When I talk to innovative entrepreneurs, one theme always emerges – it all starts at the (literal and metaphorical) kitchen table.
Blake Mycoskie, founder of TOMS Shoes, tells the story of Nordstroms calling his dying cordless phone while he sat in his kitchen eating breakfast tacos.
John and Bert Jacobs sold their Life is good shirts out of the van they were living in for several months. Let’s assume they had a hot plate.
Steve Jobs and Steve Wozniak stored the first Apple computers in a garage.
All the good stuff starts small.
And it is not glamorous.
Whether you are selling services using your cell phone and cheap ear buds to connect with clients (raises hand) or stacking your product in the living room while you wait for orders to come in, you are in very good company.
Innovation usually spawns from just an idea. There is no infrastructure for a new thing. There’s no already established authority or space to tap into.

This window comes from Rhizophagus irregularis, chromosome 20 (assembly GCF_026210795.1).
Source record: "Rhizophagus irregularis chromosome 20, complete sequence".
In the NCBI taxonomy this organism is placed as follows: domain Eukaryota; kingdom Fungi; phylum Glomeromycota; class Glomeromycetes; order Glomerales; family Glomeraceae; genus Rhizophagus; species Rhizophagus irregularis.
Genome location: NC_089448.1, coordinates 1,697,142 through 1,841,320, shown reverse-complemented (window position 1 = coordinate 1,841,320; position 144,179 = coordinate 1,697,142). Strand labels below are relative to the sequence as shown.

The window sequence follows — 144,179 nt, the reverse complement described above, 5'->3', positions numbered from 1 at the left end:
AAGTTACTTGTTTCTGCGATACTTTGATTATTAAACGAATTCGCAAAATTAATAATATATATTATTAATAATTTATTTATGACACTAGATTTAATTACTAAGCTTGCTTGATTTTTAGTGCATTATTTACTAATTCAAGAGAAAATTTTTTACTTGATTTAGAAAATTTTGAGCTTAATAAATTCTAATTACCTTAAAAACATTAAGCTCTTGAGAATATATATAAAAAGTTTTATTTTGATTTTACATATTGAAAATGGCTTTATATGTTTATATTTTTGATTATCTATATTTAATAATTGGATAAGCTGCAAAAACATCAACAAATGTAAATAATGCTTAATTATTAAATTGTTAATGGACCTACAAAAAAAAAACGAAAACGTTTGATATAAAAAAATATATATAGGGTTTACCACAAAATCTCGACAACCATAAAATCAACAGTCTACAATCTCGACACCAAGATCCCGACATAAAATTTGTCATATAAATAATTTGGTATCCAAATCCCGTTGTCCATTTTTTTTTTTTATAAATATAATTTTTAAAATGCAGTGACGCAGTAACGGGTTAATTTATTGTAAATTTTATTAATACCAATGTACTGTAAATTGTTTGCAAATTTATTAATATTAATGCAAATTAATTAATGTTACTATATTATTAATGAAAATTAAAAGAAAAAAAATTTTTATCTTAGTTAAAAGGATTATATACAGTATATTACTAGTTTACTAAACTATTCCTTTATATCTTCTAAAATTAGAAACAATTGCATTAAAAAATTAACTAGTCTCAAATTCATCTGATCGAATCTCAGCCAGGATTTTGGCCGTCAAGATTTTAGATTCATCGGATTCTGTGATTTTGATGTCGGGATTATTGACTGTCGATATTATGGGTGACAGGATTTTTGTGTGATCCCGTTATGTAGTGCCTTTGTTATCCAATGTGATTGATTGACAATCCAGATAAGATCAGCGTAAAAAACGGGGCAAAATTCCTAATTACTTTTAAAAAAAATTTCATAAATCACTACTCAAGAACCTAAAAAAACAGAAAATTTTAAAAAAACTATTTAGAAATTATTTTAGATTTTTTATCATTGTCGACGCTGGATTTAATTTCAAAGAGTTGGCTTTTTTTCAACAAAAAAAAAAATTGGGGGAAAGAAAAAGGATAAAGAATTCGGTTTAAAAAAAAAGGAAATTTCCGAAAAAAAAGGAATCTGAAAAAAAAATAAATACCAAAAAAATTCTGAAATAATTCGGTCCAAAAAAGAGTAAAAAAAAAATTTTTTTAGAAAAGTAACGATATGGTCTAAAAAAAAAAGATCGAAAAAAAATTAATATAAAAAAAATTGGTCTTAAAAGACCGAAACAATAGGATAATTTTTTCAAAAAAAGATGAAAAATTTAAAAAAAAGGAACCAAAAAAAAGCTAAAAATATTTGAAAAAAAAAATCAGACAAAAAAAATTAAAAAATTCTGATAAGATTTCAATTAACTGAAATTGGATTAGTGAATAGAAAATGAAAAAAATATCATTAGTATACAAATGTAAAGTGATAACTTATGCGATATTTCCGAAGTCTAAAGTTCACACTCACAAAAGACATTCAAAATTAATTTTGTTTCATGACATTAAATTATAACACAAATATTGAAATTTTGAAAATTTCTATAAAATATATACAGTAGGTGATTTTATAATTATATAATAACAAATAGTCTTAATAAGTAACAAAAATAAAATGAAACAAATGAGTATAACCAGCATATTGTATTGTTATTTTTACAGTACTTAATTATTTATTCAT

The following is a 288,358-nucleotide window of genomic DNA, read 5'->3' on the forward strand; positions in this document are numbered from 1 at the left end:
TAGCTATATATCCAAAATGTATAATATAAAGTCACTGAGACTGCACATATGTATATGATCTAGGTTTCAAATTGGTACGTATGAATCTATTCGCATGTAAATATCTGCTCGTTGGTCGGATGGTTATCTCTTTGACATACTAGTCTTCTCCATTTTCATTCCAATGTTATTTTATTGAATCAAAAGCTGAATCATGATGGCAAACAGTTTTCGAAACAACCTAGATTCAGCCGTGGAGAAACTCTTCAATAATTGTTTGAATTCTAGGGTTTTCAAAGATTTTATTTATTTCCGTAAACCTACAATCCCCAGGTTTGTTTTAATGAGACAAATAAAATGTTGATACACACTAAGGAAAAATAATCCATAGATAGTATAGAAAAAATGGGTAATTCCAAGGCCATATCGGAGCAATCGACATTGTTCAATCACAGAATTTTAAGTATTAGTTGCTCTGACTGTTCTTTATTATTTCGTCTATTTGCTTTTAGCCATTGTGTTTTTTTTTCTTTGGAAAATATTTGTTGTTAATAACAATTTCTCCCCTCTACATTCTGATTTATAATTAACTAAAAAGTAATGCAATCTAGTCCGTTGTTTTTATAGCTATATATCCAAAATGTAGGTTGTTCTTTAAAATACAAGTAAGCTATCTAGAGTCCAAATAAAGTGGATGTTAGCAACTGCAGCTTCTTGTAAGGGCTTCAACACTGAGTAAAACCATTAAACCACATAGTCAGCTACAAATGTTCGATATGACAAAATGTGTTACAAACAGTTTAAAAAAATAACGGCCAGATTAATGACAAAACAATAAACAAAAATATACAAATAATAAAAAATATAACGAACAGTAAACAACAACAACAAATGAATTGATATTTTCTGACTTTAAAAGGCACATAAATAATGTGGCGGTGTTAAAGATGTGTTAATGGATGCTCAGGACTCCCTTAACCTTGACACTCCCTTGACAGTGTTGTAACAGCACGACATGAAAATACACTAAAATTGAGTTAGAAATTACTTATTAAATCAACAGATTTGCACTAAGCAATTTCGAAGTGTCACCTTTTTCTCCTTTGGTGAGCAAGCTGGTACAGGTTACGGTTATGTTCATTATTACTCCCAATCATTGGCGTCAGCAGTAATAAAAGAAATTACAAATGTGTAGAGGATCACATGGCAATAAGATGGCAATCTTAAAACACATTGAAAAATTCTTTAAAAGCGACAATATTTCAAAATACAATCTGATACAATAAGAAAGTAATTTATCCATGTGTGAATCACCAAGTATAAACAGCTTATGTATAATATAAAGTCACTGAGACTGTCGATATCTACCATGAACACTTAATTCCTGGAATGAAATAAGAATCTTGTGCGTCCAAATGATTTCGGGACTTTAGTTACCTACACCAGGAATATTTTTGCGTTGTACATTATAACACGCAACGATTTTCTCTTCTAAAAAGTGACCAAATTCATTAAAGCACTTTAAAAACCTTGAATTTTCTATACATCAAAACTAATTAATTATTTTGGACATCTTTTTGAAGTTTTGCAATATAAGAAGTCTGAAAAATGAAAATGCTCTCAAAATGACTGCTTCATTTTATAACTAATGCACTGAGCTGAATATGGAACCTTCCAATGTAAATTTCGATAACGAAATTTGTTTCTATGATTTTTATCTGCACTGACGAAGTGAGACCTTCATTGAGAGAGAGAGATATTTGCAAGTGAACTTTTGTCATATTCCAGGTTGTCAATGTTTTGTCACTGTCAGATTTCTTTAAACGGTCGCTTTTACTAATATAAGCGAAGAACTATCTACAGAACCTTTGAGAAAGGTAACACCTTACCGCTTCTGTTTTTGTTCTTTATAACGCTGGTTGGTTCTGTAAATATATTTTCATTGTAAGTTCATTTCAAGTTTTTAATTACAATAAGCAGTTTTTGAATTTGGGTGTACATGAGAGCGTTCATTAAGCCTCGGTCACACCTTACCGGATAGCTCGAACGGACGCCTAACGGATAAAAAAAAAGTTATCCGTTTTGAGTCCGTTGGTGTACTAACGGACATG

When we start something new, we often don’t have the resources to start with all the bells and whistles. Hell, we often have no idea what the bells and whistles are yet.
I encourage you to use your kitchen, garage, living room ( try to avoid living in the van if you can) and start something.
View it as an adventure and trial run, a beta test. When you don’t have to invest a lot of capital up front to get the wheels moving, it gives you the flexibility to grow organically and follow the paths that open ahead of you.
When you grow, you can formalize things, move to a bigger space, hire a few folks.
But use the kitchen table. The cookies and coffee are closer there anyway.
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